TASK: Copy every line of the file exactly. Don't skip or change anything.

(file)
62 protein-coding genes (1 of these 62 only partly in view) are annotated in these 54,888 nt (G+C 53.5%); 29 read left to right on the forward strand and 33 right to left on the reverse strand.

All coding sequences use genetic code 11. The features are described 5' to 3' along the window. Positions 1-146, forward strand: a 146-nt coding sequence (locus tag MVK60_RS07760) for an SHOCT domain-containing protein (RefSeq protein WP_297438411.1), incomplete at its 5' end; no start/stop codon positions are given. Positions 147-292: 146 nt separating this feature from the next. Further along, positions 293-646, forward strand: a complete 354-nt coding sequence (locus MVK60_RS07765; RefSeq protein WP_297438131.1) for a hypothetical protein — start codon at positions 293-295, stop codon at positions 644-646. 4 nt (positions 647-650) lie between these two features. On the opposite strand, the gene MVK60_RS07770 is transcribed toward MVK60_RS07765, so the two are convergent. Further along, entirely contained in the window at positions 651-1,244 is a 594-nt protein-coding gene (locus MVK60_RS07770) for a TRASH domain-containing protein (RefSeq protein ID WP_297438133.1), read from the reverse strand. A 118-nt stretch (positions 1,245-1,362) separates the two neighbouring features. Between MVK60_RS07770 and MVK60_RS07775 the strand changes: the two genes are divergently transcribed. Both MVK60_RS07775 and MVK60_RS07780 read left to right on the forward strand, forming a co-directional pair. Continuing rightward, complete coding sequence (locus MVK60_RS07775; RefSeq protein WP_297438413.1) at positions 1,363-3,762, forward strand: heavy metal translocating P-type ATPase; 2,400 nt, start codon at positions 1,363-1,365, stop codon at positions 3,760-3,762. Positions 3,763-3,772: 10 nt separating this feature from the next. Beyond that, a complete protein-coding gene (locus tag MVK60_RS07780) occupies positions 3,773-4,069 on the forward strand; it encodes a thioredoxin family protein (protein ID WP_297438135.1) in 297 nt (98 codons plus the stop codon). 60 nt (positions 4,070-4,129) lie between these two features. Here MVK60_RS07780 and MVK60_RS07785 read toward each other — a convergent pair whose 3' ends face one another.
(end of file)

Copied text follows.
62 protein-coding genes (1 of these 62 only partly in view) are annotated in these 54,888 nt (G+C 53.5%); 29 read left to right on the forward strand and 33 right to left on the reverse strand.

All coding sequences use genetic code 11. The features are described 5' to 3' along the window. Positions 1-146, forward strand: a 146-nt coding sequence (locus tag MVK60_RS07760) for an SHOCT domain-containing protein (RefSeq protein WP_297438411.1), incomplete at its 5' end; no start/stop codon positions are given. Positions 147-292: 146 nt separating this feature from the next. Further along, positions 293-646, forward strand: a complete 354-nt coding sequence (locus MVK60_RS07765; RefSeq protein WP_297438131.1) for a hypothetical protein — start codon at positions 293-295, stop codon at positions 644-646. 4 nt (positions 647-650) lie between these two features. On the opposite strand, the gene MVK60_RS07770 is transcribed toward MVK60_RS07765, so the two are convergent. Further along, entirely contained in the window at positions 651-1,244 is a 594-nt protein-coding gene (locus MVK60_RS07770) for a TRASH domain-containing protein (RefSeq protein ID WP_297438133.1), read from the reverse strand. A 118-nt stretch (positions 1,245-1,362) separates the two neighbouring features. Between MVK60_RS07770 and MVK60_RS07775 the strand changes: the two genes are divergently transcribed. Both MVK60_RS07775 and MVK60_RS07780 read left to right on the forward strand, forming a co-directional pair. Continuing rightward, complete coding sequence (locus MVK60_RS07775; RefSeq protein WP_297438413.1) at positions 1,363-3,762, forward strand: heavy metal translocating P-type ATPase; 2,400 nt, start codon at positions 1,363-1,365, stop codon at positions 3,760-3,762. Positions 3,763-3,772: 10 nt separating this feature from the next. Beyond that, a complete protein-coding gene (locus tag MVK60_RS07780) occupies positions 3,773-4,069 on the forward strand; it encodes a thioredoxin family protein (protein ID WP_297438135.1) in 297 nt (98 codons plus the stop codon). 60 nt (positions 4,070-4,129) lie between these two features. Here MVK60_RS07780 and MVK60_RS07785 read toward each other — a convergent pair whose 3' ends face one another.